A German man admitted purchasing counterfeit euro notes on the darkweb after being pulled over by traffic police for having a dead headlight. Upon searching the car, the officers discovered packages of marijuana, counterfeit euro notes, a knife, and a co-defendant who later incriminated himself.
At a traffic stop related to a dead headlight on the defendant’s vehicle, an intoxicated 20-year-old from Solingen, North Rhine-Westphalia, Germany, confessed that one of his passenger’s had given him a joint in exchange for driving him to an unspecified location. The police pulled both the primary defendant and his passenger–a 21-year-old friend from a school they had once attended–out of the car and conducted a thorough inspection of the vehicle’s contents.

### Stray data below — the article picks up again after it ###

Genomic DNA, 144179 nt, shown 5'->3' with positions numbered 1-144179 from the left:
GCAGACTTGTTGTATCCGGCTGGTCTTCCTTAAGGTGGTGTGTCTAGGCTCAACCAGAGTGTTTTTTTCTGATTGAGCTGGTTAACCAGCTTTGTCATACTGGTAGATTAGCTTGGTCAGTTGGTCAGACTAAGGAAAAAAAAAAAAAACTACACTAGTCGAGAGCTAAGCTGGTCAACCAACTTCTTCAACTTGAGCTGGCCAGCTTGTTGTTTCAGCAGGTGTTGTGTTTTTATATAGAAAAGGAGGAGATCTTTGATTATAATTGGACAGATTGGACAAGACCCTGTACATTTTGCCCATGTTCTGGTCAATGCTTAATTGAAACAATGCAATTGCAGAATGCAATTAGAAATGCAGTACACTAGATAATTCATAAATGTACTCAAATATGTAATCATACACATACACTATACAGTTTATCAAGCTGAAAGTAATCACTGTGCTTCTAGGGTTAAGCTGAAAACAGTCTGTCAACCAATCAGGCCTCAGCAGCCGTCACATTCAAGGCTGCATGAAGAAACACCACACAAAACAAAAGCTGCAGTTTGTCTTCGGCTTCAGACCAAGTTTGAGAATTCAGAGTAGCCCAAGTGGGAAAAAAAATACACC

Inside, according to a report, the police found “a lot” of marijuana packaged for resale under the passenger seat of the car. The passenger admitted that he had brought the marijuana with him into the primary defendant’s vehicle. In the center console of the vehicle, the police found a bundle of counterfeit 20-euro notes and 50-euro notes. Neither defendant initially admitted ownership of the notes. After a period of questioning, the primary defendant admitted he had ordered the notes from a darkweb vendor in Austria. He even gave the investigators the name of the darkweb vendor from whom he had purchased the counterfeit notes. He explained, in court, that he had been purchasing counterfeit notes from this vendor for months or more. The vendor only charged one quarter of the face value of the note.
The court did not believe the defendant’s claim that he had never used the notes or entered the notes into circulation. Primarily due to the confession wherein the defendant admitted making numerous purchases of counterfeit notes. More notes than the police had found in the defendant’s house and vehicle combined.
The co-defendant faces drug distribution charges on top of similar counterfeiting charges; law enforcement found materials used for drug distribution and similar counterfeit euro notes at the co-defendant’s house.
The case is ongoing.